Department of Physics, Engineering Physics & Astronomy

Queen's University
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Department of Physics, Engineering Physics & Astronomy
Department of Physics, Engineering Physics & Astronomy

Departmental Colloquium - The Milky Way, Dark Matter, and Galactic Cannibalism

Heidi Newberg,

September 23rd, 2016
1:30 p.m. in Theatre A

Abstract:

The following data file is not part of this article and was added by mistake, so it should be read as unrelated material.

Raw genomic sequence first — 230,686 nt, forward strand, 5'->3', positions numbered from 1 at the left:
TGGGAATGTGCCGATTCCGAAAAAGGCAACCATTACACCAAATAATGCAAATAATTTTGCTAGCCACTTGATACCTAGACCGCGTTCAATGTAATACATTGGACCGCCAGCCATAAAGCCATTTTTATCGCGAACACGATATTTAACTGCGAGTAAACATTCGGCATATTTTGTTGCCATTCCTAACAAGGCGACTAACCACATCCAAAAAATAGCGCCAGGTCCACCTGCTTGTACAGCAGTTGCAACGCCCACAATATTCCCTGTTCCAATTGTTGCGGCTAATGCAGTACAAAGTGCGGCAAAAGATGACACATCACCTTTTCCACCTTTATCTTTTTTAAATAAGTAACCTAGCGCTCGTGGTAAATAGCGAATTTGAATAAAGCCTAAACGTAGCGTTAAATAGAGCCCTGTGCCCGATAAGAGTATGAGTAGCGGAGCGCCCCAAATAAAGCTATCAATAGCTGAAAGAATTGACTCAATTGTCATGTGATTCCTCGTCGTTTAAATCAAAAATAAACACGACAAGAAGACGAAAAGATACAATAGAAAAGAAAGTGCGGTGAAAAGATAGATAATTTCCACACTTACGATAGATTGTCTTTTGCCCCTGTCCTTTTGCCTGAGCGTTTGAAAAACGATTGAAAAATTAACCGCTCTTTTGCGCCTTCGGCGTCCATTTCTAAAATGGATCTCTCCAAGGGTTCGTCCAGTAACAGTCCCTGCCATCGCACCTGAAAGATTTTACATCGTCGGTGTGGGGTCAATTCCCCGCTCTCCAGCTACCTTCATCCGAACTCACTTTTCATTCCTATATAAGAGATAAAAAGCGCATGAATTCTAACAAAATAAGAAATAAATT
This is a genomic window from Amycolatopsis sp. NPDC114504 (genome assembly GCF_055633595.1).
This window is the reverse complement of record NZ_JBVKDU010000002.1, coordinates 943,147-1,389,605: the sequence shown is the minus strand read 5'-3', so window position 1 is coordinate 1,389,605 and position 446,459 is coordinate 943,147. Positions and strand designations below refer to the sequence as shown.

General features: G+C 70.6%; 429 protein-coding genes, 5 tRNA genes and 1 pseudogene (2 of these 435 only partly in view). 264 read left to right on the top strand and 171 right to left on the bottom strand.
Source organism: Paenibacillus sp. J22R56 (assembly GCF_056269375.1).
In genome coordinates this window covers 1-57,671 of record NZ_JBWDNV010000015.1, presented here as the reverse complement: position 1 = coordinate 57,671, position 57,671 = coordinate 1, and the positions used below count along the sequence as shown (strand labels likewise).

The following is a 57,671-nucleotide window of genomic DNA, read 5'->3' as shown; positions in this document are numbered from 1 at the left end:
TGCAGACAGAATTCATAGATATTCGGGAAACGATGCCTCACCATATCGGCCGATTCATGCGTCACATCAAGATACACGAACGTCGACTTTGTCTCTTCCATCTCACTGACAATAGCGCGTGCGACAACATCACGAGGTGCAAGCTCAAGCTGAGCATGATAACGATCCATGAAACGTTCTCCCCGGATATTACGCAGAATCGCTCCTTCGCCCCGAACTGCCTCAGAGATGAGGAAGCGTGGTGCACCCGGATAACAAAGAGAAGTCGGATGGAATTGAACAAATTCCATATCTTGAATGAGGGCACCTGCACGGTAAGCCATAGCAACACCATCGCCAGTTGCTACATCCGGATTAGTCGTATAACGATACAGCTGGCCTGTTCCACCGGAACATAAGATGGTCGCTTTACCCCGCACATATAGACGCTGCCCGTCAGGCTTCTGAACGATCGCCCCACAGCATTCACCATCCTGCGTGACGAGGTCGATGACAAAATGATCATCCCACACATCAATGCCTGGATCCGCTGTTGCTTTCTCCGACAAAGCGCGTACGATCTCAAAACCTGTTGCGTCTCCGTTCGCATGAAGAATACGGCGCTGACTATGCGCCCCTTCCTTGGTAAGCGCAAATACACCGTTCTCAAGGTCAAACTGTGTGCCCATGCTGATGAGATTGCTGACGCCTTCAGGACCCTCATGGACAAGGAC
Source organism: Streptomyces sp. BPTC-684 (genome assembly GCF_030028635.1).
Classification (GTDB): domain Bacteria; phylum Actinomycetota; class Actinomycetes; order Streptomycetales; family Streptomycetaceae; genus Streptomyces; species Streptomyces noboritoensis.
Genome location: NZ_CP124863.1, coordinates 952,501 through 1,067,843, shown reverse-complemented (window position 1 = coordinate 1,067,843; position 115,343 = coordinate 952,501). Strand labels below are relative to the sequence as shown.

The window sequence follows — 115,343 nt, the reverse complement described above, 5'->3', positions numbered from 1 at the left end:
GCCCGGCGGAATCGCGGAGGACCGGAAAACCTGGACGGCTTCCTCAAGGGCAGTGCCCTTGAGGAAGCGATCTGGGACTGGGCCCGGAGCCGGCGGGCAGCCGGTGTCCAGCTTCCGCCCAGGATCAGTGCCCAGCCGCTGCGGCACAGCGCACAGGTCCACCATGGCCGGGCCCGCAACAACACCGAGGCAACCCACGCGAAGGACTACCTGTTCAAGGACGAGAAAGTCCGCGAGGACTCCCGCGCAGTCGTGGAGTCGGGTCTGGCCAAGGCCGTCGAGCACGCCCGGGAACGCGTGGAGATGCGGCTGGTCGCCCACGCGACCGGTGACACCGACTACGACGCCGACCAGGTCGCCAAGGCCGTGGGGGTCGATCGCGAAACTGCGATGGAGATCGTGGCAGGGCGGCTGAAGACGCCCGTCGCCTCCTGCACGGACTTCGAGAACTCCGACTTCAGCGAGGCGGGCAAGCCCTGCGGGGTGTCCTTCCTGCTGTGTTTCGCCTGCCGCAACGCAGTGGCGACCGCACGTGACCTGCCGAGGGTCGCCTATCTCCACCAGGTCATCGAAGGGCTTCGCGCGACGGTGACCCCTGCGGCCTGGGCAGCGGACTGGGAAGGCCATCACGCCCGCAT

Over the past twenty years, streams of stars that have been stripped by gravitational tidal forces from dwarf galaxies as they fall into the Milky Way have been discovered and characterized.  More tidal debris in the Milky Way stellar halo continues to be discovered.  These tidal streams are interesting as they trace some of the history of the formation of our own Milky Way galaxy, and have the potential to constrain the spatial density of dark matter in our own galaxy.  Recent work has shown that the infalling dwarf galaxies might excite wavelike substructure in the disk, and might even explain how spiral structure is maintained in galaxies.  After briefly reviewing the field, Newberg will describe her research group's efforts to find tidal debris, and to use that tidal debris to constrain the distribution of dark matter in the Galaxy.